Realtor seeks an order requiring Bayer to: (1) locate and search a litigation archive made for preserving subsequently deleted data; (2) produce information about incentive compensation for employees who participated in selling and marketing Trasylol and Avelox; (3) produce data reflecting sales of Trasylol and Avelox to hospitals and other health care institutions; (4) produce information about Bayer's payments to health care professionals in connection with Avelox; (5) remove redactions that Bayer has applied to conceal computer file names of related documents; and (6) produce documents responsive to Realtor's document requests that demand information in connection with Realtor's retaliation claims.

         A. Lotus Notes Litigation Archive

         According to Realtor, Bayer employees utilized a Lotus Notes email system which stored electronic mail on Lotus Notes computer servers. In order to reduce storage costs, Bayer implemented a plan that would reduce active server storage while ensuring preservation. On June 14, 2004, Bayer sent an email instructing employees to delete their emails because an archived copy had been created on June 11, 2004. Realtor subpoenaed the former Bayer employee responsible for Lotus Notes, Philip Bossy, who confirmed that he was informed by the responsible employee that the archive was run successfully. Realtor argues that Bayer's has not searched the Lotus Notes Archive for the purpose of this case and thus relevant information has not been produced. Realtor points to the fact that Bayer has failed to produce any custodial emails in 2003 or 2004 for nearly half of the 20 Avelox custodians.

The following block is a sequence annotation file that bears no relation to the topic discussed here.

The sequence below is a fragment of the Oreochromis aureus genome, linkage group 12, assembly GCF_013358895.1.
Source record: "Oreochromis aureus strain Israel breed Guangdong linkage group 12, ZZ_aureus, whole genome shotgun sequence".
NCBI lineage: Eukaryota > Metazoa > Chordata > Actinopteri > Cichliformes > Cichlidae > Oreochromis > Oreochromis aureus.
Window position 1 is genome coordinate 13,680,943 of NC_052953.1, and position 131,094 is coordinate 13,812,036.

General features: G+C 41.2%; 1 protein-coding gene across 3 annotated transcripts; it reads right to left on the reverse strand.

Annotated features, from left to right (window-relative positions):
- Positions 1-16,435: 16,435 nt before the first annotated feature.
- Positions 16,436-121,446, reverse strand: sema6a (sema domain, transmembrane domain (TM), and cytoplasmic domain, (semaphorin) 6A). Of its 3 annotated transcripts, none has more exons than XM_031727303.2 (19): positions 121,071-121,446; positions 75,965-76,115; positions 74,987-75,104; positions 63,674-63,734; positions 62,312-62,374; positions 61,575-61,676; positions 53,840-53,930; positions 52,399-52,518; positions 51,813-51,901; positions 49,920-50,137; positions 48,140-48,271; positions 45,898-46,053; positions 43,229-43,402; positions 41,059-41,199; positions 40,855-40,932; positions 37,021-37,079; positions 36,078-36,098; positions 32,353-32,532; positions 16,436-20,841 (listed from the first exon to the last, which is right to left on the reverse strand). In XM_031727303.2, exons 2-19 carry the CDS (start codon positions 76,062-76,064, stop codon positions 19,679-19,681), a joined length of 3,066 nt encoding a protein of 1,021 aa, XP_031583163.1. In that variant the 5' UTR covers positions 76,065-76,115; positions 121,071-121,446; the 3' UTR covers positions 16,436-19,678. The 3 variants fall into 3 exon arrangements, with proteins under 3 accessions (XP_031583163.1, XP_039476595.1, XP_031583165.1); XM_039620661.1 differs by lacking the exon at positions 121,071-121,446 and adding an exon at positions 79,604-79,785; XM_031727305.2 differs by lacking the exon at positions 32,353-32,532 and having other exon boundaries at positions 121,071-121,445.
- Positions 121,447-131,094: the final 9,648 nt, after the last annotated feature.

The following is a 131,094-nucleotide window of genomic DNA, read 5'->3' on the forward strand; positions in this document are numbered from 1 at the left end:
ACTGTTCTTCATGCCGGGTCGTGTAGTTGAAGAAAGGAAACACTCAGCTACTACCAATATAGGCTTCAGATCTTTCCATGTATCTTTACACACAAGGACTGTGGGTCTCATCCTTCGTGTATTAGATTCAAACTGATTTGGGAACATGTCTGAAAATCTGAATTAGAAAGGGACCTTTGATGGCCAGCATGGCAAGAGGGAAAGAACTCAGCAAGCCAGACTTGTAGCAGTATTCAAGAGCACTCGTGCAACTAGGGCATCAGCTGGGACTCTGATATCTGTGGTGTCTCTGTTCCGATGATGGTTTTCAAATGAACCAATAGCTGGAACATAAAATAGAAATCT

Realtor argues that the six proportionality factors weigh in favor of production. First, Realtor argues that the qui tarn provisions of the False Claims Act are important tools for protecting the public interest by rooting out, preventing, and prosecuting fraud against the government. Second, Realtor argues that discovery costs do not outweigh the amount in controversy as Bayer sold over $1 billion worth of Trasylol, half of which was administered to Medicare and Medicaid patients, and taking into consideration the number of claims, and mandatory statutory penalties of between $5, 500 and $11, 000 per claim, and treble damages provided under the FCA, Bayer faces at least hundreds of millions of dollars in liability. Realtor argues that it has no independent access to the emails and that as a multi-billion dollar company; Bayer has the resources to bear the cost of production. Realtor also argues the emails are an important facet of discovery and that it has identified a significant drop-off in emails during this period. Realtor finally argues that Bayer cannot credibly suggest that the cost of accessing its own archive outweighs the utility of data it sought to preserve for litigation.